Faculty are self interested like any group, but it is not at all about the greed of college professors. They are paid reasonable wages. A former student recently took about a 30% paycut to leave Pfizer and take a job at a four-year college. Some faculty are even well paid. There is, however, a definite paycut one takes by chosing academia over the private sector. When we interview assistant professor candidates (chemistry), the folks we are bringing through the door are the cream of the cream--the top 10 ranked PhD candidates in the world. When I left my PhD program I was god damned famous. Goddamned famous. I took that fame and parlay it into an $18K Ivy League starting salary. Even today, academic starting salaries are maybe 25% below their industrial counterparts. I am not compaining; I love my job. I also very well paid now (years later) but I earned it.

There are problems at universities. There is an arms race. It is not, however, the greed of the faculty.

LawsofPhysics's picture

Like anything else it seems to me that there is a lack of real leadership and no-one takes any reasponsibility for their bad decisions.

Care to comment on the salaries of administrators?

RacerX's picture

That seems to be the consistent thread with schools; public/private/primary/secondary.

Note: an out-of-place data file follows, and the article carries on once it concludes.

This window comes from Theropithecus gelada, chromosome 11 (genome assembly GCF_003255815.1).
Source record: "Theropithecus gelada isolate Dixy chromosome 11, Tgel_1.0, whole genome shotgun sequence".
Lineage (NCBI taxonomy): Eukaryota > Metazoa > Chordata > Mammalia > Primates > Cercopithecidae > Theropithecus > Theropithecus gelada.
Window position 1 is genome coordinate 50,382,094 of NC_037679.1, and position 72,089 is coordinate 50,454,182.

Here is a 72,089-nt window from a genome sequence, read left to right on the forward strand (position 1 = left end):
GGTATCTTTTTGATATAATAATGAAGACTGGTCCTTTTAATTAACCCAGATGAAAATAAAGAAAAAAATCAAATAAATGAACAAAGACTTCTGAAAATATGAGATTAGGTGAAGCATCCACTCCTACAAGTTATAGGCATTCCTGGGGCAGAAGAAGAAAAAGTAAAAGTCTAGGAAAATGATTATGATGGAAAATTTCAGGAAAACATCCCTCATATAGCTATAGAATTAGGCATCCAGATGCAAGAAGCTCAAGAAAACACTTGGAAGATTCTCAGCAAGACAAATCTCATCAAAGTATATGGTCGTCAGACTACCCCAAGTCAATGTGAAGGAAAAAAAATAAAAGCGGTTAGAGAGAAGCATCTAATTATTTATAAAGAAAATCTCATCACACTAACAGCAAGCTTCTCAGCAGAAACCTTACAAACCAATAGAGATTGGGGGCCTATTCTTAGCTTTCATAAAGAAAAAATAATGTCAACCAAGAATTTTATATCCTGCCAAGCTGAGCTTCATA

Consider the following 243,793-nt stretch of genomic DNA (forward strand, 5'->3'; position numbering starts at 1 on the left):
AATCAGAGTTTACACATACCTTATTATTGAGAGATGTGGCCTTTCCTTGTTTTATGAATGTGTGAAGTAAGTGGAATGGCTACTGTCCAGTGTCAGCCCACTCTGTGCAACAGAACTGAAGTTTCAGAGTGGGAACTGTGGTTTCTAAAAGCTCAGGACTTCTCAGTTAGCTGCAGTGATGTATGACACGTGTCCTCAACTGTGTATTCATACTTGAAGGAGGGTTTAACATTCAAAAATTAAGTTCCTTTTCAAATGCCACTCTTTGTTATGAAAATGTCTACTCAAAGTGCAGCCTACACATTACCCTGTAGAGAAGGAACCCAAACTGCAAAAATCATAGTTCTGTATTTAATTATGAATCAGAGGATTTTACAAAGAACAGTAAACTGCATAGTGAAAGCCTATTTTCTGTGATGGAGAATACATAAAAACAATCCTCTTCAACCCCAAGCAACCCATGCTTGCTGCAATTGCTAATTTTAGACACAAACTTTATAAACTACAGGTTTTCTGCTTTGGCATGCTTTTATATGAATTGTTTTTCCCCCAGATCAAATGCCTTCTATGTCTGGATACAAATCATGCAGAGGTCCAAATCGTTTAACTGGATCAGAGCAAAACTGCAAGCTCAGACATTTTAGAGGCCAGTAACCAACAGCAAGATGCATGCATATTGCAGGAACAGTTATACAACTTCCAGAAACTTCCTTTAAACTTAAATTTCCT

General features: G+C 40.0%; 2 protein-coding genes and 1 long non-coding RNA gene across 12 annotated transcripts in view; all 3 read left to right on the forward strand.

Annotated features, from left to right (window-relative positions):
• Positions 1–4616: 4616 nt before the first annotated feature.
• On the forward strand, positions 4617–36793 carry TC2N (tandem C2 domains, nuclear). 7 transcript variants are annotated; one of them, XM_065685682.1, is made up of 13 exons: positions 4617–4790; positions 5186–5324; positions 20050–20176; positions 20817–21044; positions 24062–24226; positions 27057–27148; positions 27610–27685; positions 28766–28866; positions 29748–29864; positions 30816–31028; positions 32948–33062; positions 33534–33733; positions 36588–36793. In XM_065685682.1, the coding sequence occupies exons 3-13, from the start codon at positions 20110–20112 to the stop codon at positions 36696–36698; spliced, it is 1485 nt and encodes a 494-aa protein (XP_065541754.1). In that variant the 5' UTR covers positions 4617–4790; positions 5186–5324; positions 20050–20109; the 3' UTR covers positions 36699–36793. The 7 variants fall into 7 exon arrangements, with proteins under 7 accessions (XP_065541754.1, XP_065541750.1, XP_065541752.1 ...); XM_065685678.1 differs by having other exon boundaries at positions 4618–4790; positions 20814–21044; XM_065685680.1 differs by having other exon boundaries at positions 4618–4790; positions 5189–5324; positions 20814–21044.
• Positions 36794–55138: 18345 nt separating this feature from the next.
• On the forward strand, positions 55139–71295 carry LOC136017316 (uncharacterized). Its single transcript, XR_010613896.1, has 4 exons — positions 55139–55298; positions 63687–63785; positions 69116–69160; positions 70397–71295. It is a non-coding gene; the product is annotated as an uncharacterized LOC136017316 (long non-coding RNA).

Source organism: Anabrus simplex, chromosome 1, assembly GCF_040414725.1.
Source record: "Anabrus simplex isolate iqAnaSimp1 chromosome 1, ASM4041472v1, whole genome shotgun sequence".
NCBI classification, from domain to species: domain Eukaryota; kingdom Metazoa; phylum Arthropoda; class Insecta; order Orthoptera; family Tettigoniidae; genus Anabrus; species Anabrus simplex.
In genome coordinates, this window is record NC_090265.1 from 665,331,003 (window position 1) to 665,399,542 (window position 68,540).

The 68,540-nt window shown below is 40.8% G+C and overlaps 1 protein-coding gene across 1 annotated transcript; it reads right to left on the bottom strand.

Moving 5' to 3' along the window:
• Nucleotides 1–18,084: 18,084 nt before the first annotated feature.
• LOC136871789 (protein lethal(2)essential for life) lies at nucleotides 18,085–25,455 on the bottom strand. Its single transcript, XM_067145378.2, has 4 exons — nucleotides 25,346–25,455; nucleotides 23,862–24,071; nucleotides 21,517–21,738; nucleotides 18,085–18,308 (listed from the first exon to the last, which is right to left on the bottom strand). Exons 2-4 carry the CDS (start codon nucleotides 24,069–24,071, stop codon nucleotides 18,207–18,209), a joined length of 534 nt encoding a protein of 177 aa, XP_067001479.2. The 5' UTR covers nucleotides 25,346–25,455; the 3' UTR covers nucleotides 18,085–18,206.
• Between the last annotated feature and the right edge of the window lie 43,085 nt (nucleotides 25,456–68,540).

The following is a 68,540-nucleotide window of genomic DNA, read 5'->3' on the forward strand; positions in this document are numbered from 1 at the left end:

Every time I turn around my local SD is asking for yet another levy. And it's always the scare tactic "remember our children!!". I always wonder how they get the $$ to send the full color brochures, run ads, etc. And there are quite a few highly-paid administrators..

economics9698's picture

Thomas you are the exception not the rule.  Most professor are grossly overpaid and don’t know shit.  They study useless shit and get useless degrees and only through the gross misallocation of resources by the state are they able to get a job teaching new students useless shit.

The text books are full of propaganda and lies and a college degree, with a few exceptions, just means daddy has money, you are a minority hire, or you are a compete dumb ass that went into $100,000 of debt to get a women’s study degree that not worth shit.

I know this shit because I teach this shit at a university.

LawsofPhysics's picture

If you teach eCONomics, then yes you teach shit.  

Personally I poached a great engineer from a local university.  Very smart guy, doubled his salary from $55K to $110K and he left in a hurry.  Has worked out great so far. I guess it all depends if you are studying a real science and if you actually know how to apply it to create something real.